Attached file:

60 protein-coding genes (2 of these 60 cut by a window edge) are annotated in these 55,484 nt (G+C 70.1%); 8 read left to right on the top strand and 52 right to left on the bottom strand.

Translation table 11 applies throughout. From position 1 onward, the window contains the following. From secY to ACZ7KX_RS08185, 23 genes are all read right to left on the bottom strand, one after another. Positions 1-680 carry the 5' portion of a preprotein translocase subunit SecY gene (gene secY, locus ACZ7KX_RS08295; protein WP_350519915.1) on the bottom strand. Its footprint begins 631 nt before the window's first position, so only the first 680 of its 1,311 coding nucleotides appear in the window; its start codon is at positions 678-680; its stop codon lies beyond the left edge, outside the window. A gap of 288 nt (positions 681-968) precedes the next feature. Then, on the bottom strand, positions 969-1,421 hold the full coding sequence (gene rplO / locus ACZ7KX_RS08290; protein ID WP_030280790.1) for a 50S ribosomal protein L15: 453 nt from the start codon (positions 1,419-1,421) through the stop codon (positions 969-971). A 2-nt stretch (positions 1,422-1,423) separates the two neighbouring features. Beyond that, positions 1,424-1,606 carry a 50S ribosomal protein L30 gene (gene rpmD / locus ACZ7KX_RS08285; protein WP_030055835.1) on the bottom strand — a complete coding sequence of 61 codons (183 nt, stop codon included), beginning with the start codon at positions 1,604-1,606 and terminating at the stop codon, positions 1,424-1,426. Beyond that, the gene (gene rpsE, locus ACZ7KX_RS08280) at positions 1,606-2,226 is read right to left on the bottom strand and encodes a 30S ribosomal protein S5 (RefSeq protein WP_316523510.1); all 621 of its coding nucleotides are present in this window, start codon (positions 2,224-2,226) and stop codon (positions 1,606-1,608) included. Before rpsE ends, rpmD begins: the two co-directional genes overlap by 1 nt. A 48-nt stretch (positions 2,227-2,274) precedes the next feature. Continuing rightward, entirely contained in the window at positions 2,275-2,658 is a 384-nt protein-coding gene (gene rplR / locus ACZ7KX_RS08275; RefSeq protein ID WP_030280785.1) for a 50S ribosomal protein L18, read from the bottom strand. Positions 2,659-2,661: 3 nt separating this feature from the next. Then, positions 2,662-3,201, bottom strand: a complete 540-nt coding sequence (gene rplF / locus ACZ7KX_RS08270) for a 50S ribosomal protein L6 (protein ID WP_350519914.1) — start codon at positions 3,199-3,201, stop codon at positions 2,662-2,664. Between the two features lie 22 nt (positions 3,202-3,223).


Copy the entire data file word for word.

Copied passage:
60 protein-coding genes (2 of these 60 cut by a window edge) are annotated in these 55,484 nt (G+C 70.1%); 8 read left to right on the top strand and 52 right to left on the bottom strand.

Translation table 11 applies throughout. From position 1 onward, the window contains the following. From secY to ACZ7KX_RS08185, 23 genes are all read right to left on the bottom strand, one after another. Positions 1-680 carry the 5' portion of a preprotein translocase subunit SecY gene (gene secY, locus ACZ7KX_RS08295; protein WP_350519915.1) on the bottom strand. Its footprint begins 631 nt before the window's first position, so only the first 680 of its 1,311 coding nucleotides appear in the window; its start codon is at positions 678-680; its stop codon lies beyond the left edge, outside the window. A gap of 288 nt (positions 681-968) precedes the next feature. Then, on the bottom strand, positions 969-1,421 hold the full coding sequence (gene rplO / locus ACZ7KX_RS08290; protein ID WP_030280790.1) for a 50S ribosomal protein L15: 453 nt from the start codon (positions 1,419-1,421) through the stop codon (positions 969-971). A 2-nt stretch (positions 1,422-1,423) separates the two neighbouring features. Beyond that, positions 1,424-1,606 carry a 50S ribosomal protein L30 gene (gene rpmD / locus ACZ7KX_RS08285; protein WP_030055835.1) on the bottom strand — a complete coding sequence of 61 codons (183 nt, stop codon included), beginning with the start codon at positions 1,604-1,606 and terminating at the stop codon, positions 1,424-1,426. Beyond that, the gene (gene rpsE, locus ACZ7KX_RS08280) at positions 1,606-2,226 is read right to left on the bottom strand and encodes a 30S ribosomal protein S5 (RefSeq protein WP_316523510.1); all 621 of its coding nucleotides are present in this window, start codon (positions 2,224-2,226) and stop codon (positions 1,606-1,608) included. Before rpsE ends, rpmD begins: the two co-directional genes overlap by 1 nt. A 48-nt stretch (positions 2,227-2,274) precedes the next feature. Continuing rightward, entirely contained in the window at positions 2,275-2,658 is a 384-nt protein-coding gene (gene rplR / locus ACZ7KX_RS08275; RefSeq protein ID WP_030280785.1) for a 50S ribosomal protein L18, read from the bottom strand. Positions 2,659-2,661: 3 nt separating this feature from the next. Then, positions 2,662-3,201, bottom strand: a complete 540-nt coding sequence (gene rplF / locus ACZ7KX_RS08270) for a 50S ribosomal protein L6 (protein ID WP_350519914.1) — start codon at positions 3,199-3,201, stop codon at positions 2,662-2,664. Between the two features lie 22 nt (positions 3,202-3,223).